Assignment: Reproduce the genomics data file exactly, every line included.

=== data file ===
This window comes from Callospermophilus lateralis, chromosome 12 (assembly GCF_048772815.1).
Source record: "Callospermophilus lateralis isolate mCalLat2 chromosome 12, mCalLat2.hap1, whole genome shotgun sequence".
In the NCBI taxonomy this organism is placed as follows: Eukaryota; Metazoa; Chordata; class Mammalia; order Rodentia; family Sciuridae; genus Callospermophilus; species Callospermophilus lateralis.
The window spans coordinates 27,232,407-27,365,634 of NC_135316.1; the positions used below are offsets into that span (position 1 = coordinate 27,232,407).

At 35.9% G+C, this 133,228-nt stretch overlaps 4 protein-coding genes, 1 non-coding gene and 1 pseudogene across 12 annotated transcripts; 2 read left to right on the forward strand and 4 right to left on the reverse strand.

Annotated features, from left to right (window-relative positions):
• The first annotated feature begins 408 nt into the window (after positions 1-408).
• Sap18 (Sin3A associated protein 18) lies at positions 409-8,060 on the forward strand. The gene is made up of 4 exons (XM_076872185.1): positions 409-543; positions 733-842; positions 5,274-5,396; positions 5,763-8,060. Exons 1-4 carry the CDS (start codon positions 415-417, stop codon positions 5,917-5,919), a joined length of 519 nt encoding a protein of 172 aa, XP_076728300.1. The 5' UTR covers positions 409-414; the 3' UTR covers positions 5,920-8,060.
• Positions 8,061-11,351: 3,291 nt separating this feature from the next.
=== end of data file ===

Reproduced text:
This window comes from Callospermophilus lateralis, chromosome 12 (assembly GCF_048772815.1).
Source record: "Callospermophilus lateralis isolate mCalLat2 chromosome 12, mCalLat2.hap1, whole genome shotgun sequence".
In the NCBI taxonomy this organism is placed as follows: Eukaryota; Metazoa; Chordata; class Mammalia; order Rodentia; family Sciuridae; genus Callospermophilus; species Callospermophilus lateralis.
The window spans coordinates 27,232,407-27,365,634 of NC_135316.1; the positions used below are offsets into that span (position 1 = coordinate 27,232,407).

At 35.9% G+C, this 133,228-nt stretch overlaps 4 protein-coding genes, 1 non-coding gene and 1 pseudogene across 12 annotated transcripts; 2 read left to right on the forward strand and 4 right to left on the reverse strand.

Annotated features, from left to right (window-relative positions):
• The first annotated feature begins 408 nt into the window (after positions 1-408).
• Sap18 (Sin3A associated protein 18) lies at positions 409-8,060 on the forward strand. The gene is made up of 4 exons (XM_076872185.1): positions 409-543; positions 733-842; positions 5,274-5,396; positions 5,763-8,060. Exons 1-4 carry the CDS (start codon positions 415-417, stop codon positions 5,917-5,919), a joined length of 519 nt encoding a protein of 172 aa, XP_076728300.1. The 5' UTR covers positions 409-414; the 3' UTR covers positions 5,920-8,060.
• Positions 8,061-11,351: 3,291 nt separating this feature from the next.